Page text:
The Daring Cooks March Challenge: Brave the Braising - Lamb Stew with baby vegetables

The March, 2012 Daring Cooks’ Challenge was hosted by Carol, a/k/a Poisonive – and she challenged us all to learn the art of Braising! Carol focused on Michael Ruhlman’s technique and shared with us some of his expertise from his book “Ruhlman’s Twenty”.

What is braising?
Traditional cooking methods may be classed as how heat is conducted through the food. First is moist heat (poaching, simmering, steaming or boiling) where heat is conducted through some sort of liquid; be it stock, sauces or steam. The second method is dry heat (roasting, baking, broiling, sautéing, pan frying) where heat is conducted by hot air, radiation or hot fat. Different methods are suited for different kinds of food. Braising, from the French “braiser”, offers us a combination cooking method – dry heat followed by moist heat. Typically, meat is seared in hot fat which helps to add flavor and aromas, improves color (browning), and texture (crust). It is then submerged in liquid and cooked slowly and gently at low heat. In a nut-shell that’s it! It should be noted that there are endless variations for braising including stove-top versus oven; partially submerged in liquid or completely submerged; or stews where there are many ingredients that are cut into smaller pieces.
Braising has several advantages over other cooking methods in that it provides for uniform cooking when done in an oven with heat coming from all sides instead of just the bottom of the pan as well it requires less attention as it’s cooked at a slow and steady temperature for longer periods. Other advantages are that it clears the stove top for other preparations, the dish may be prepared in advance and the flavor improves over time!

I love braising and have done it before - without knowing it that I was using this technique. My all-time-favourite Jamie Oliver provides a lot of braising-style recipes in his cooking books which I cooked a lot e.g. this one. I even made one with rabbit in a mustard and prune sauce wich was delicious (sorry, both posts are in German).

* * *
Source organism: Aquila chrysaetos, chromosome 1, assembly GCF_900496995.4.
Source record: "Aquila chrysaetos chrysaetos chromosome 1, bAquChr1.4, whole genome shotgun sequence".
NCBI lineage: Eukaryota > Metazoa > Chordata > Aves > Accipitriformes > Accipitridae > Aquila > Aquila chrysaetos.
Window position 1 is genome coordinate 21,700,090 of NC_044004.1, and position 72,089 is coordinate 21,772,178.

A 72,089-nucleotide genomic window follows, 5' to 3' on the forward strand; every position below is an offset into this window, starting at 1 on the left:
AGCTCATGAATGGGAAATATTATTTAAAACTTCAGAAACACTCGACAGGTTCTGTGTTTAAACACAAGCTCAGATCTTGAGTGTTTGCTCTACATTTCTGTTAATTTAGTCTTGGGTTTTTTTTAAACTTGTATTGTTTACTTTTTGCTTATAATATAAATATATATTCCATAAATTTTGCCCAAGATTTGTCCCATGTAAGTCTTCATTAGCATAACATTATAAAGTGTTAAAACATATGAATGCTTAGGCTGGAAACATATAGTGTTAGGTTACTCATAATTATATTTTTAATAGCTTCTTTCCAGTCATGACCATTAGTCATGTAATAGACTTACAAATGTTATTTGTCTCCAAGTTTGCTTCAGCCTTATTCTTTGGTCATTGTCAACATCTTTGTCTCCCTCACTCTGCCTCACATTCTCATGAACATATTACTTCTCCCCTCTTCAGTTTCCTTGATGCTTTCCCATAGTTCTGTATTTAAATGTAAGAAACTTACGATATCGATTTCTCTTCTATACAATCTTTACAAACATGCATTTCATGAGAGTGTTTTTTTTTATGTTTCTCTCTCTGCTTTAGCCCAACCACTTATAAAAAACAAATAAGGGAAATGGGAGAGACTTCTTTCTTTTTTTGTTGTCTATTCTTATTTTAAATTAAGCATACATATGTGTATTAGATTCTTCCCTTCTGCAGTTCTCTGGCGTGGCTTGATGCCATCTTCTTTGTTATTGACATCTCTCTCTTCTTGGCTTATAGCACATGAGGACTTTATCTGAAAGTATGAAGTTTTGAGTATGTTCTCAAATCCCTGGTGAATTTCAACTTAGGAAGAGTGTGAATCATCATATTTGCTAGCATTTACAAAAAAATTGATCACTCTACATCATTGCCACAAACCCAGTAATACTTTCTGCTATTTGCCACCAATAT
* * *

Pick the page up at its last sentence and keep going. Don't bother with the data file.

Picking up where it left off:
The recipes provided by Carol looked interesting, there was for example one for braised fennel (I love fennel and will try it someday). But I had something else in mind. I spotted a recipe for lamb stew when I visited my friends and run through the pages of a cooking book of theirs. They love French cuisine and had a cooking book with easy everyday-life recipes. I never made something with lamb before and I decided to cook this recipe for my birthday brunch and adapted it to become a little bit more braising-style (what means to just put it into the oven so I could prepare other dishes in the meantime). My guests at the brunch loved it, it was delicious for itself, with bread and with pasta.

Lamb stew with baby vegetables
adapted from Stéphane Reynaud's cookbook Vive la France!
makes 6 servings
  • 900 g lamb filet, cut into 4 cm (1,6 inches) large cubes
  • two onions, sliced
  • one leek, green part removed and sliced
  • 50 g butter
  • 1 tablespoon flour
  • 200 ml white wine
  • one bouqet garni (I used celeriac, parsley, sage, dried thyme wrapped into a leek 'leaf' and a bay leaf)
  • 300 ml cream
  • 200 g baby carrots, quartered lenghtwise
  • 3 spring onions, sliced
  • 200 g snow peas
  • 200g fresh broad beans (I used frozen ones)
  • salt and pepper
In a large heat-proof pot (the lid needs to be heat-proof too), melt the butter and fry the meat with the onions and the leek until slightly brown. Add the flour and fry at medium heat for another 5 minutes. Deglaze with the white whine and cook until the liquid is reduced to half. Preheat your oven to 200°C.
Add the cream, 100 ml of water and the bouquet garni. The meat and the bouquet should be covered nearly completely with the liquid. If not, add more water. Place the rest of the vegetables on top, bring to a boil and remove from the heat. Put the lid on top. I usually seal it by placing a piece of wet baking paper between pot and lid. Place the pot into the oven and let cook for about 40 minutes. The meat should be done and the vegetables should be very soft - if you don't like them that soft, you can add them to the pot after it has been 20 minutes in the oven. Remove the bouquet and season to taste before serving.


Audax hat gesagt…

You are so lucky to have this for your birthday and doesn't it look fabulous so creamy and juicy a superb job on this challenge. Cheers from Audax in Sydney Australia.

Poisonive hat gesagt…

Fantastic dish - so glad you enjoyed the challenge!

chef_d hat gesagt…

Yum, the braised rabbit sounds delicious and the braised lamb for your birthday brunch looks yummy!